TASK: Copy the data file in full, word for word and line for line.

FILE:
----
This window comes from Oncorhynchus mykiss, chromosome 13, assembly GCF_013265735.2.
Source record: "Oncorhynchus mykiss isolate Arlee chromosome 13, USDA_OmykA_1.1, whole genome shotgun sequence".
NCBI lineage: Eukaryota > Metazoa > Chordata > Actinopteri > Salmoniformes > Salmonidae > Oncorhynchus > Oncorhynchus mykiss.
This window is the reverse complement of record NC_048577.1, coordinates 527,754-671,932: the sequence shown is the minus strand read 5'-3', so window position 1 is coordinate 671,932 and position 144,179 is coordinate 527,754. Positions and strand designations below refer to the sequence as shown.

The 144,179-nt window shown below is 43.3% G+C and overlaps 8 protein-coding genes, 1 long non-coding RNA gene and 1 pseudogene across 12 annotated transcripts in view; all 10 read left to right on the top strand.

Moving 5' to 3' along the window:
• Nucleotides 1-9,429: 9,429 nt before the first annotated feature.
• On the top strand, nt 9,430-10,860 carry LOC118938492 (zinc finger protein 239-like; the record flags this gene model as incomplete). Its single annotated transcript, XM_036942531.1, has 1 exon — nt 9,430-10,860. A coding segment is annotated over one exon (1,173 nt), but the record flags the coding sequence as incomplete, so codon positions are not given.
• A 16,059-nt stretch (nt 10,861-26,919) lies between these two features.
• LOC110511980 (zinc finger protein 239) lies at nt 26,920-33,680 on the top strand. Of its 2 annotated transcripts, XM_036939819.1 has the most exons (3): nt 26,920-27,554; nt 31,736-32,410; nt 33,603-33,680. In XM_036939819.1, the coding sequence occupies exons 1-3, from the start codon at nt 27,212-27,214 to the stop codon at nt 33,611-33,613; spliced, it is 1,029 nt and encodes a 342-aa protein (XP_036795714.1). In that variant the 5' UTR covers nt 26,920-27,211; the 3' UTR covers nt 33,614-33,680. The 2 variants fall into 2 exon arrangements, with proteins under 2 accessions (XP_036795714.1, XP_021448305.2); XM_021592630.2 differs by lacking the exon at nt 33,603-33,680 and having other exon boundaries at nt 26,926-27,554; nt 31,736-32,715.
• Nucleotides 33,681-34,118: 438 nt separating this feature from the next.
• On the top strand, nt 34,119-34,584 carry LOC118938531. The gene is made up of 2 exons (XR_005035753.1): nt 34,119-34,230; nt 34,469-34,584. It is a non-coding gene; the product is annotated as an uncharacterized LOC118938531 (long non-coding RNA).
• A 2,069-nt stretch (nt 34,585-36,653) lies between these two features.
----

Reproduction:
This window comes from Oncorhynchus mykiss, chromosome 13, assembly GCF_013265735.2.
Source record: "Oncorhynchus mykiss isolate Arlee chromosome 13, USDA_OmykA_1.1, whole genome shotgun sequence".
NCBI lineage: Eukaryota > Metazoa > Chordata > Actinopteri > Salmoniformes > Salmonidae > Oncorhynchus > Oncorhynchus mykiss.
This window is the reverse complement of record NC_048577.1, coordinates 527,754-671,932: the sequence shown is the minus strand read 5'-3', so window position 1 is coordinate 671,932 and position 144,179 is coordinate 527,754. Positions and strand designations below refer to the sequence as shown.

The 144,179-nt window shown below is 43.3% G+C and overlaps 8 protein-coding genes, 1 long non-coding RNA gene and 1 pseudogene across 12 annotated transcripts in view; all 10 read left to right on the top strand.

Moving 5' to 3' along the window:
• Nucleotides 1-9,429: 9,429 nt before the first annotated feature.
• On the top strand, nt 9,430-10,860 carry LOC118938492 (zinc finger protein 239-like; the record flags this gene model as incomplete). Its single annotated transcript, XM_036942531.1, has 1 exon — nt 9,430-10,860. A coding segment is annotated over one exon (1,173 nt), but the record flags the coding sequence as incomplete, so codon positions are not given.
• A 16,059-nt stretch (nt 10,861-26,919) lies between these two features.
• LOC110511980 (zinc finger protein 239) lies at nt 26,920-33,680 on the top strand. Of its 2 annotated transcripts, XM_036939819.1 has the most exons (3): nt 26,920-27,554; nt 31,736-32,410; nt 33,603-33,680. In XM_036939819.1, the coding sequence occupies exons 1-3, from the start codon at nt 27,212-27,214 to the stop codon at nt 33,611-33,613; spliced, it is 1,029 nt and encodes a 342-aa protein (XP_036795714.1). In that variant the 5' UTR covers nt 26,920-27,211; the 3' UTR covers nt 33,614-33,680. The 2 variants fall into 2 exon arrangements, with proteins under 2 accessions (XP_036795714.1, XP_021448305.2); XM_021592630.2 differs by lacking the exon at nt 33,603-33,680 and having other exon boundaries at nt 26,926-27,554; nt 31,736-32,715.
• Nucleotides 33,681-34,118: 438 nt separating this feature from the next.
• On the top strand, nt 34,119-34,584 carry LOC118938531. The gene is made up of 2 exons (XR_005035753.1): nt 34,119-34,230; nt 34,469-34,584. It is a non-coding gene; the product is annotated as an uncharacterized LOC118938531 (long non-coding RNA).
• A 2,069-nt stretch (nt 34,585-36,653) lies between these two features.